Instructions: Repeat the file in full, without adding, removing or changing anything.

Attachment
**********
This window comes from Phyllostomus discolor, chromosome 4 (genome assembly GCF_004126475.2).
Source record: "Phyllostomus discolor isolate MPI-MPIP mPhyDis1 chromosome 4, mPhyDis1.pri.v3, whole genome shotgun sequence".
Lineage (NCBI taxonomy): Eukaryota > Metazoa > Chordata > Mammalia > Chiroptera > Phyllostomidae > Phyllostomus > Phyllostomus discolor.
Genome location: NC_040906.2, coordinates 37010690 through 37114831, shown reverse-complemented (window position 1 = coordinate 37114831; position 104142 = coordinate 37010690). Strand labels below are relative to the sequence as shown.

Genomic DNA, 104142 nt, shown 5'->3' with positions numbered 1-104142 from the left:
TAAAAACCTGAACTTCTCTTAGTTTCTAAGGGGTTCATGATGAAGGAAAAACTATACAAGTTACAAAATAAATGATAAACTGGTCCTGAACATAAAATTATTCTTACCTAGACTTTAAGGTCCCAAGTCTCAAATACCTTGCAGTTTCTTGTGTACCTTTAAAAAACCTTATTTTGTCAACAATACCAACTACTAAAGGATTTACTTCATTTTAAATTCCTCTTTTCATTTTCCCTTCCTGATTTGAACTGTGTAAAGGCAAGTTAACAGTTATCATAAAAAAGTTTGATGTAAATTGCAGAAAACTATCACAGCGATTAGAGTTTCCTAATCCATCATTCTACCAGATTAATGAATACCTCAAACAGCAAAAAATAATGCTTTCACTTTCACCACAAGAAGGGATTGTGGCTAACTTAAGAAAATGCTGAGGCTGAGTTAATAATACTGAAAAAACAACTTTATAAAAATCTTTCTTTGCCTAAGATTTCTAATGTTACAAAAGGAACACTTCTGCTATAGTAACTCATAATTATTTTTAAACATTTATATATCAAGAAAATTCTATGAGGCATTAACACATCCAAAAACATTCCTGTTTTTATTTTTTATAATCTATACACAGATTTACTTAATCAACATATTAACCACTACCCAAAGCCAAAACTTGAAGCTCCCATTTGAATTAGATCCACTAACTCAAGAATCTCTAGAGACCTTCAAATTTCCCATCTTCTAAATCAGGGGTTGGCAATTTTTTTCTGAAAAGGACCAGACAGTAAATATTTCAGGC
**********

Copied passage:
This window comes from Phyllostomus discolor, chromosome 4 (genome assembly GCF_004126475.2).
Source record: "Phyllostomus discolor isolate MPI-MPIP mPhyDis1 chromosome 4, mPhyDis1.pri.v3, whole genome shotgun sequence".
Lineage (NCBI taxonomy): Eukaryota > Metazoa > Chordata > Mammalia > Chiroptera > Phyllostomidae > Phyllostomus > Phyllostomus discolor.
Genome location: NC_040906.2, coordinates 37010690 through 37114831, shown reverse-complemented (window position 1 = coordinate 37114831; position 104142 = coordinate 37010690). Strand labels below are relative to the sequence as shown.

Genomic DNA, 104142 nt, shown 5'->3' with positions numbered 1-104142 from the left:
TAAAAACCTGAACTTCTCTTAGTTTCTAAGGGGTTCATGATGAAGGAAAAACTATACAAGTTACAAAATAAATGATAAACTGGTCCTGAACATAAAATTATTCTTACCTAGACTTTAAGGTCCCAAGTCTCAAATACCTTGCAGTTTCTTGTGTACCTTTAAAAAACCTTATTTTGTCAACAATACCAACTACTAAAGGATTTACTTCATTTTAAATTCCTCTTTTCATTTTCCCTTCCTGATTTGAACTGTGTAAAGGCAAGTTAACAGTTATCATAAAAAAGTTTGATGTAAATTGCAGAAAACTATCACAGCGATTAGAGTTTCCTAATCCATCATTCTACCAGATTAATGAATACCTCAAACAGCAAAAAATAATGCTTTCACTTTCACCACAAGAAGGGATTGTGGCTAACTTAAGAAAATGCTGAGGCTGAGTTAATAATACTGAAAAAACAACTTTATAAAAATCTTTCTTTGCCTAAGATTTCTAATGTTACAAAAGGAACACTTCTGCTATAGTAACTCATAATTATTTTTAAACATTTATATATCAAGAAAATTCTATGAGGCATTAACACATCCAAAAACATTCCTGTTTTTATTTTTTATAATCTATACACAGATTTACTTAATCAACATATTAACCACTACCCAAAGCCAAAACTTGAAGCTCCCATTTGAATTAGATCCACTAACTCAAGAATCTCTAGAGACCTTCAAATTTCCCATCTTCTAAATCAGGGGTTGGCAATTTTTTTCTGAAAAGGACCAGACAGTAAATATTTCAGGC